Thursday, February 14, 2013

Oatmeal Waffles Recipe


I am a fan of most any breakfast food, but for Kevin waffles are near the top. On one of his days off, I decided to find a new recipe for waffles. I came across this hearty sounding oatmeal waffle recipe in a collection of Taste of Home recipes I found at a garage sale years ago. (Someone had categorized hundreds of TOH recipe cards clipped from the magazine. A steal for a dollar!)

These waffles turned out perfectly and were so easy make! Plus, you will likely have all of the ingredients on hand! That's always a win when you're in the mood for a good breakfast! 


Oatmeal Waffles Recipe
recipe adapted from Taste of Home 
Makes 12 waffles

1-1/2 cup flour
1 cup quick cooking oats
1 Tbsp baking powder
1/2 tsp cinnamon
1/4 tsp salt
2 eggs, slightly beaten
1-1/2 cups milk
6 Tbsp butter, melted
2 Tbsp brown sugar

In a large mixing bowl, stir together flour, oats, baking powder, cinnamon and salt. In a second, smaller bowl, stir together eggs, milk, butter and brown sugar.

Add the liquid ingredients to the dry ingredients and stir until combined.

Pour batter into a preheated waffle iron, according to the manufacturer's instructions. Butter, syrup, and enjoy!

Monday, February 11, 2013

Anadama Bread Recipe (Bread Machine)


Anadama Bread was a new term for me, but when I saw the recipe in an old bread machine book I had, I knew I wanted to give it a try. Molasses was listed in the ingredients and though it's not normally an ingredient I would think of adding to bread, I was almost certain Kevin and I would enjoy eating this fresh made loaf. 

Sure enough! The slices are moist and chock full of the characteristic molasses flavor. I love toasting my piece, spreading thick with butter and sprinkling (*generously*) with cinnamon-sugar. 

Anadama Bread
recipe adapted from Bread Machine Bounty (BHG)
Makes 1 (1-1/2 pound) loaf

1-1/4 cup water
1/4 cup molasses
3 Tbsp shortening or margarine
3 cups flour
1/2 cup cornmeal
3/4 tsp salt
2 tsp yeast

Combine ingredients in bread machine bowl in the order listed. Use the dough cycle (or white bread bake cycle.) When cycle is complete turn dough out onto a lightly floured surface. Roll into a large rectangle, roughly 9 inches wide, and begin rolling into a loaf, pinching together after each turn. Place in a greased 9x5 inch pan and let rise in a warm place for 30-45 minutes, or until risen 1 inch above the edge of the pan. Bake at 350 degrees for 22 minutes (or until loaf sounds hollow when tapped). Turn out onto a wire rack to cool completely before slicing. 

Serve with butter, or honey, or jam. 

Thursday, February 7, 2013

Rustic Beef Stew Recipe


Lately our weather has been refusing to reach a temperature above the single digits, and often in the negative with the wind chill. Yes, brrrrr. On one particularly blustery day, I decided beef stew was the best solution to warm me inside and out.  

Normally I would brown the beef and the the rest in a crockpot for the day, but I thought would only serve the "rustic" quality of my beef stew vision if it were braised on the stovetop and simmering all day long. What a great idea it was. :)

Rustic Beef Stew Recipe
Makes 5-6 servings

1 pound stew meat
3 Tbsp red wine vinegar or balsamic or your favorite wine
3 potatoes, cut into large chunks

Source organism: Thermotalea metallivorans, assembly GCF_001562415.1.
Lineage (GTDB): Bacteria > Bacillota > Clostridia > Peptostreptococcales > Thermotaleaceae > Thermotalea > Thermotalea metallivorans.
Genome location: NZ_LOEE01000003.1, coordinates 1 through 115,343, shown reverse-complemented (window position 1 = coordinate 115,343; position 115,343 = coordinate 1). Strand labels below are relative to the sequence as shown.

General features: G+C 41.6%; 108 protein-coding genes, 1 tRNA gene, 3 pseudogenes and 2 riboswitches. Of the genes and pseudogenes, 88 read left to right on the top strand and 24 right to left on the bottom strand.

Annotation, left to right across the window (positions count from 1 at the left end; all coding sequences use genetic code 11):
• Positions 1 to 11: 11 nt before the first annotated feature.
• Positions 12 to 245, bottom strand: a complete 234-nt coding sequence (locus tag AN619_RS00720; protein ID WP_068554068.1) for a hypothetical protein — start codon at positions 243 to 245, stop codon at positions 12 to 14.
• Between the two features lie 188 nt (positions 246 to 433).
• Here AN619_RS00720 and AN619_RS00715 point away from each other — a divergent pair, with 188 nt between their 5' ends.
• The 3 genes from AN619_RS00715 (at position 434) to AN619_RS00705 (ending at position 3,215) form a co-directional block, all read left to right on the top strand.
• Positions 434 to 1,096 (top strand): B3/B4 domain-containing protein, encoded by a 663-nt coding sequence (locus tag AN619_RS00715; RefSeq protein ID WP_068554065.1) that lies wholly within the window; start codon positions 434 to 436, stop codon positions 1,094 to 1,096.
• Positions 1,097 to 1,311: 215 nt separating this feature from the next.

3 or 4 carrots, cut into large chunks
2 stalks celery, cut into large chunks
1 onion, cut into wedges
3 cloves garlic, minced
1/2 tsp salt
1/2 tsp pepper
1/2 tsp thyme
1 quart beef or vegetable stock 
2 bay leaves

Heat a 6 quart heavy bottom pot over medium heat and drizzle lightly with oil. Once preheated, add the chunks of stew meat and sprinkle lightly with salt and pepper. Let brown on one side before turning to the second (third and fourth) sides. Pour in 2 to 3 Tbsp vinegar to de-glaze the pan, scraping up bits of meat as you stir. Add in potatoes, carrots, celery, onion and garlic and cover the pot, allowing the moisture level to build, cooking the vegetables. Sprinkle with salt, pepper and thyme. Stir occasionally. Allow to cook 5 to 10 minutes before adding in the beef stock and bay leaves. Bring to a boil for 5 minutes, and then simmer for up to 3 hours. 

Monday, February 4, 2013

Apple Bars Recipe


At a fun evening with friends, Kevin and I were able to enjoy a piece (or two or three) of this amazing, partially good-for-you apple bars. Molly and her husband are pretty health conscious, but I knew they enjoy delicious foods, which told me I would totally love this dessert. She told me they were full of oats, made with applesauce rather than oil, and speckled with apples. (She added white chocolate chips to hers--very, very good decision!) There is still a good amount of sugar in these, but for a dessert, I'd say it's a tasty win!

The only thing that would make these apple bars even better? A scoop of vanilla ice cream on top! (but then that throws the 99 calories per bar out the window! *wink*) 

Apple Bars Recipe
recipe adapted from my friend Molly Lopez-Cepero 
Makes 24 bars

1-1/3 cup flour
1 tsp salt
1 tsp baking soda
1 tsp cinnamon
1-1/2 cup old fashioned oats
3/4 cup unsweetened applesauce
3/4 cup brown sugar
1/2 cup sugar
2 eggs
1 tsp vanilla
1 cup (1 medium) chopped apple
1 cup white chocolate chips, optional

Preheat oven to 350 degrees. Grease the sides and bottom of a 9x13 inch pan.

In a large bowl, stir together flour, salt, baking soda, cinnamon, and oats.

In a separate large bowl, beat together applesauce, brown sugar and white sugar for 2 minutes. Add in eggs, one at a time, beating after each addition and then stir in vanilla.

Add dry mixture into the liquid ingredients and stir gently until combined. Fold in chopped apples (and optional white chocolate chips).

Bake 25-35 minutes or until a toothpick inserted in the center comes out clean.

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